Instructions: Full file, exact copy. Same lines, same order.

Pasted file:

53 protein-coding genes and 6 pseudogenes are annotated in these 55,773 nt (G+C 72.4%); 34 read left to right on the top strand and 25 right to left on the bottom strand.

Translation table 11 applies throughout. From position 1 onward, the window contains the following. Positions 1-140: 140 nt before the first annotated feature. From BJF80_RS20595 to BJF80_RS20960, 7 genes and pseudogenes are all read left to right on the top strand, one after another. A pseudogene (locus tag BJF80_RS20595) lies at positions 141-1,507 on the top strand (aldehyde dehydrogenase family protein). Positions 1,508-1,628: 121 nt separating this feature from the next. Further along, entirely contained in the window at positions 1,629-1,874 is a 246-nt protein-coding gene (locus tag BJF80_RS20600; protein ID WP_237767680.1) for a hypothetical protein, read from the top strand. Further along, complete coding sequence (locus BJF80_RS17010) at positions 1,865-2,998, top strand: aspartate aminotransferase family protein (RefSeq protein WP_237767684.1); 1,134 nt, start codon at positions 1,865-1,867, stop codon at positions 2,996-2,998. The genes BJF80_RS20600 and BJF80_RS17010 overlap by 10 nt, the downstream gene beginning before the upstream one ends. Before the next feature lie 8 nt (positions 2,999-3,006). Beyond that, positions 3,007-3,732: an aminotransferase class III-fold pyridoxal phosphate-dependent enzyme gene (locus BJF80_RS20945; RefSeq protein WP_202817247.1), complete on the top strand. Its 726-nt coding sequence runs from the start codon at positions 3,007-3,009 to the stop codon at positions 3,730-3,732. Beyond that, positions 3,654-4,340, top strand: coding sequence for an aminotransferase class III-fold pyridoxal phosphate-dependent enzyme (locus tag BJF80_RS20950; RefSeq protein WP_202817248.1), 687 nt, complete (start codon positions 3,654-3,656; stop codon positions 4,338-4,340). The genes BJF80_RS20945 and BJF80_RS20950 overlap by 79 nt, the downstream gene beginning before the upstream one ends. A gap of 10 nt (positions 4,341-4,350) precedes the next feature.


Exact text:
53 protein-coding genes and 6 pseudogenes are annotated in these 55,773 nt (G+C 72.4%); 34 read left to right on the top strand and 25 right to left on the bottom strand.

Translation table 11 applies throughout. From position 1 onward, the window contains the following. Positions 1-140: 140 nt before the first annotated feature. From BJF80_RS20595 to BJF80_RS20960, 7 genes and pseudogenes are all read left to right on the top strand, one after another. A pseudogene (locus tag BJF80_RS20595) lies at positions 141-1,507 on the top strand (aldehyde dehydrogenase family protein). Positions 1,508-1,628: 121 nt separating this feature from the next. Further along, entirely contained in the window at positions 1,629-1,874 is a 246-nt protein-coding gene (locus tag BJF80_RS20600; protein ID WP_237767680.1) for a hypothetical protein, read from the top strand. Further along, complete coding sequence (locus BJF80_RS17010) at positions 1,865-2,998, top strand: aspartate aminotransferase family protein (RefSeq protein WP_237767684.1); 1,134 nt, start codon at positions 1,865-1,867, stop codon at positions 2,996-2,998. The genes BJF80_RS20600 and BJF80_RS17010 overlap by 10 nt, the downstream gene beginning before the upstream one ends. Before the next feature lie 8 nt (positions 2,999-3,006). Beyond that, positions 3,007-3,732: an aminotransferase class III-fold pyridoxal phosphate-dependent enzyme gene (locus BJF80_RS20945; RefSeq protein WP_202817247.1), complete on the top strand. Its 726-nt coding sequence runs from the start codon at positions 3,007-3,009 to the stop codon at positions 3,730-3,732. Beyond that, positions 3,654-4,340, top strand: coding sequence for an aminotransferase class III-fold pyridoxal phosphate-dependent enzyme (locus tag BJF80_RS20950; RefSeq protein WP_202817248.1), 687 nt, complete (start codon positions 3,654-3,656; stop codon positions 4,338-4,340). The genes BJF80_RS20945 and BJF80_RS20950 overlap by 79 nt, the downstream gene beginning before the upstream one ends. A gap of 10 nt (positions 4,341-4,350) precedes the next feature.